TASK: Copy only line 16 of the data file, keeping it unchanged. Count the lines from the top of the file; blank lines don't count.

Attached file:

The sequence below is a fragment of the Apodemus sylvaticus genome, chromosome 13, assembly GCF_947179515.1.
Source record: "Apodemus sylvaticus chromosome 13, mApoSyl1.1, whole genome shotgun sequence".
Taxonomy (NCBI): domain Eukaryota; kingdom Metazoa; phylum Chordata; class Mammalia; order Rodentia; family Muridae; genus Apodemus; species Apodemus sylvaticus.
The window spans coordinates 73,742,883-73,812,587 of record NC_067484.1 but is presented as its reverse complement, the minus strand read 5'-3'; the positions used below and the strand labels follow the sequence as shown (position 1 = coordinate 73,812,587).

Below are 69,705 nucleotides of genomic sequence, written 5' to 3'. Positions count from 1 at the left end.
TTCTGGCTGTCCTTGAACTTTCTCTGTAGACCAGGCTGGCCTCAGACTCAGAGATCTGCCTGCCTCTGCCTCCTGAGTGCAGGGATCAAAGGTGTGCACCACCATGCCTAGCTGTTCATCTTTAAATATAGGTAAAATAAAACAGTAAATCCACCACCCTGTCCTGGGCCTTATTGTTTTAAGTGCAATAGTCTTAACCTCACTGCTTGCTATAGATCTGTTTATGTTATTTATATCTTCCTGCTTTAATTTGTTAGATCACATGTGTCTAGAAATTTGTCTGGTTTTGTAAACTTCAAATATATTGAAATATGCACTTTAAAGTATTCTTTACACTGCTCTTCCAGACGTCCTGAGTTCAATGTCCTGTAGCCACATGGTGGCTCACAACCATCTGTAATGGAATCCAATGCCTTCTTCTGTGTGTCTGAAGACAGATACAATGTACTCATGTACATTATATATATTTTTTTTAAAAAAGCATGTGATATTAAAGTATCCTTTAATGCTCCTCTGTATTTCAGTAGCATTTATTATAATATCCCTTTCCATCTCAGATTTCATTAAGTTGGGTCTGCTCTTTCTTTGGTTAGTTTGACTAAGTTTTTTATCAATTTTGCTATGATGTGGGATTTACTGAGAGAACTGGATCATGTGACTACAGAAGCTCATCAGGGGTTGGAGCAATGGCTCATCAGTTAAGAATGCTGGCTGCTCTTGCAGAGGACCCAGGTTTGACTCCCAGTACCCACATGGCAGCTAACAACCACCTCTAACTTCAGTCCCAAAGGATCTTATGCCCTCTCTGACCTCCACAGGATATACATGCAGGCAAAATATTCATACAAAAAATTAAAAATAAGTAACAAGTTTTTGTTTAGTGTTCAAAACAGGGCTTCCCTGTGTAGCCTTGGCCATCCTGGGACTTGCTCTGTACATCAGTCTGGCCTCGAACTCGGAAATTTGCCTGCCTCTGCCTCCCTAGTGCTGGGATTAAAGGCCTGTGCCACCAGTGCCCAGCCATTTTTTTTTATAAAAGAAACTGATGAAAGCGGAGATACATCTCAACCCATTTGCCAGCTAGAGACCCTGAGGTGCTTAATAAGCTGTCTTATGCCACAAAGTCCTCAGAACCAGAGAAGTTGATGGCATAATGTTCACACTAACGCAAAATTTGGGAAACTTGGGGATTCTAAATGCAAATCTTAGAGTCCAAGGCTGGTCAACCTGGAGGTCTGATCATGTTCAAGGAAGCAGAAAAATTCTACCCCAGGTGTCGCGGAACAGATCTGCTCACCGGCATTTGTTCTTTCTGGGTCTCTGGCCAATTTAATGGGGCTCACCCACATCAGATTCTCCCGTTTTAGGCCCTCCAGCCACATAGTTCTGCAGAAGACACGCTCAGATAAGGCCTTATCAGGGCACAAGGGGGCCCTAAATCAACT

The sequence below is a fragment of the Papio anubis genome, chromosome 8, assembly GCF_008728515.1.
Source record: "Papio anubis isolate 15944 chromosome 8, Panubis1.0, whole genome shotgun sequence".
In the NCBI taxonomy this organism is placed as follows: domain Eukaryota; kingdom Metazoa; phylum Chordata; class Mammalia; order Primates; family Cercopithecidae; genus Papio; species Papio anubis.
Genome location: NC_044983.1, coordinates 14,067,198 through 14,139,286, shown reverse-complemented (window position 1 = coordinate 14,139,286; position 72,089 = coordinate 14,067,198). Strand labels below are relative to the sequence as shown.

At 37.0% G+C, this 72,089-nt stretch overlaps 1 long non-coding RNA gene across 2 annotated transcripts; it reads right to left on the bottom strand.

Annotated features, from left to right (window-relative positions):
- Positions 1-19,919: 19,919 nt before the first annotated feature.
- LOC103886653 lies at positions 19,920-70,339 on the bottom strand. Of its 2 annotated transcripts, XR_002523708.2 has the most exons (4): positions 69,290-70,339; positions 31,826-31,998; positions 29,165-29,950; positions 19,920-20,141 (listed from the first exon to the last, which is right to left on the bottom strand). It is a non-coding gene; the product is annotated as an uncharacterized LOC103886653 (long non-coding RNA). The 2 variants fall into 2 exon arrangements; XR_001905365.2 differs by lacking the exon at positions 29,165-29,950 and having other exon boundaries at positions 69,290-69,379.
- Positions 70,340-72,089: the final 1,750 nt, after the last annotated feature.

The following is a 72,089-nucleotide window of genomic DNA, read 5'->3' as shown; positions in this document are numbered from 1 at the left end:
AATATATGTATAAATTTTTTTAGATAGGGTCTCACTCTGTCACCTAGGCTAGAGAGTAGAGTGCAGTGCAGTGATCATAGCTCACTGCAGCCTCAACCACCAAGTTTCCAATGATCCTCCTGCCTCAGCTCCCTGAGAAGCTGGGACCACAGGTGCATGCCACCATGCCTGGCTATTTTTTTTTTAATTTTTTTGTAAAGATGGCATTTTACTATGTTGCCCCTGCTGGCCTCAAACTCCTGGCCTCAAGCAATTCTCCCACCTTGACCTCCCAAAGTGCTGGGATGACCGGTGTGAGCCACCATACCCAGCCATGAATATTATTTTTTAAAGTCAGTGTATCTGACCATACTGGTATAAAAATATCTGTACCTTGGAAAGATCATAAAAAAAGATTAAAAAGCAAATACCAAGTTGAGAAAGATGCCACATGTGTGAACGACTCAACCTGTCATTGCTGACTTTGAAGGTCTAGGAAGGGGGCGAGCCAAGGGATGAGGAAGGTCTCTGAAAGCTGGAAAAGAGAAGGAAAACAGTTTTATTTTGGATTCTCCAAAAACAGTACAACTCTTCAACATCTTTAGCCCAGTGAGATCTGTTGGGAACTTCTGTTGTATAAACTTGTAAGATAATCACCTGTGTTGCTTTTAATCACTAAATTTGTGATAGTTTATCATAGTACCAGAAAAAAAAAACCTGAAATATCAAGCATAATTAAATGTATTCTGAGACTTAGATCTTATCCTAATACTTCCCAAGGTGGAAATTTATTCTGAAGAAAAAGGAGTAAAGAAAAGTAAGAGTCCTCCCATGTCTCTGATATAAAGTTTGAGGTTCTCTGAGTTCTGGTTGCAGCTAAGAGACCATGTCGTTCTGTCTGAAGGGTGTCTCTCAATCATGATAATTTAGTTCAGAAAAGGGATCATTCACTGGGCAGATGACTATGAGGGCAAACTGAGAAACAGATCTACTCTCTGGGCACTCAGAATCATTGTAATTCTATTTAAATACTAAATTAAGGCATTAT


The following is a 72,089-nucleotide window of genomic DNA, read 5'->3' as shown; positions in this document are numbered from 1 at the left end: